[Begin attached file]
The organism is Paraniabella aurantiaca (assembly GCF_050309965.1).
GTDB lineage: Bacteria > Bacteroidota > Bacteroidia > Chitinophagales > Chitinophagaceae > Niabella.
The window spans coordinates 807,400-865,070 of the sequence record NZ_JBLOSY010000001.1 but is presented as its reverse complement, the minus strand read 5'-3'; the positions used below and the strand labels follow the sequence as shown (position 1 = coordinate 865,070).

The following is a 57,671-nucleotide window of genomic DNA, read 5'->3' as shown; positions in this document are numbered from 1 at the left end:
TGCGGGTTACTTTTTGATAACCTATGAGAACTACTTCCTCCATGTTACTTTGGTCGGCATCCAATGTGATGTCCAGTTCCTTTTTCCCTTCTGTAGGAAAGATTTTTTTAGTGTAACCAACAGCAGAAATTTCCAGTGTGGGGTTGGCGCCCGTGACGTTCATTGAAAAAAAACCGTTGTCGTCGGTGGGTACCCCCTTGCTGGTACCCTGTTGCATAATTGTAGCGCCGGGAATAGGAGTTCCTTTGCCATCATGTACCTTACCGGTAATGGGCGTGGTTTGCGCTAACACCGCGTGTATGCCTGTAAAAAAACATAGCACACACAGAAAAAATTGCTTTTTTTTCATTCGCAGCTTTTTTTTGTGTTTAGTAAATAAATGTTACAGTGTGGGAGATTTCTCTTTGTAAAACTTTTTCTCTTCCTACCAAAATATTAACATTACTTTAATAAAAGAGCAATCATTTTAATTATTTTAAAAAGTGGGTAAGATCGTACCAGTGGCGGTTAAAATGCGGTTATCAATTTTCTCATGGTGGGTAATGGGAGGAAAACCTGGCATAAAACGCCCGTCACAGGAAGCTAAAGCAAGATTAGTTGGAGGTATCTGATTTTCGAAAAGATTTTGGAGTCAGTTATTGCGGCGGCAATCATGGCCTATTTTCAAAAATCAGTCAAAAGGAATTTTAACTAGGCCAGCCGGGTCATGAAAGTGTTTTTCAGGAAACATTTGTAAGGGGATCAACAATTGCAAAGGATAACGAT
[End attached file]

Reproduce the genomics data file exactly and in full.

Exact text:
The organism is Paraniabella aurantiaca (assembly GCF_050309965.1).
GTDB lineage: Bacteria > Bacteroidota > Bacteroidia > Chitinophagales > Chitinophagaceae > Niabella.
The window spans coordinates 807,400-865,070 of the sequence record NZ_JBLOSY010000001.1 but is presented as its reverse complement, the minus strand read 5'-3'; the positions used below and the strand labels follow the sequence as shown (position 1 = coordinate 865,070).

The following is a 57,671-nucleotide window of genomic DNA, read 5'->3' as shown; positions in this document are numbered from 1 at the left end:
TGCGGGTTACTTTTTGATAACCTATGAGAACTACTTCCTCCATGTTACTTTGGTCGGCATCCAATGTGATGTCCAGTTCCTTTTTCCCTTCTGTAGGAAAGATTTTTTTAGTGTAACCAACAGCAGAAATTTCCAGTGTGGGGTTGGCGCCCGTGACGTTCATTGAAAAAAAACCGTTGTCGTCGGTGGGTACCCCCTTGCTGGTACCCTGTTGCATAATTGTAGCGCCGGGAATAGGAGTTCCTTTGCCATCATGTACCTTACCGGTAATGGGCGTGGTTTGCGCTAACACCGCGTGTATGCCTGTAAAAAAACATAGCACACACAGAAAAAATTGCTTTTTTTTCATTCGCAGCTTTTTTTTGTGTTTAGTAAATAAATGTTACAGTGTGGGAGATTTCTCTTTGTAAAACTTTTTCTCTTCCTACCAAAATATTAACATTACTTTAATAAAAGAGCAATCATTTTAATTATTTTAAAAAGTGGGTAAGATCGTACCAGTGGCGGTTAAAATGCGGTTATCAATTTTCTCATGGTGGGTAATGGGAGGAAAACCTGGCATAAAACGCCCGTCACAGGAAGCTAAAGCAAGATTAGTTGGAGGTATCTGATTTTCGAAAAGATTTTGGAGTCAGTTATTGCGGCGGCAATCATGGCCTATTTTCAAAAATCAGTCAAAAGGAATTTTAACTAGGCCAGCCGGGTCATGAAAGTGTTTTTCAGGAAACATTTGTAAGGGGATCAACAATTGCAAAGGATAACGAT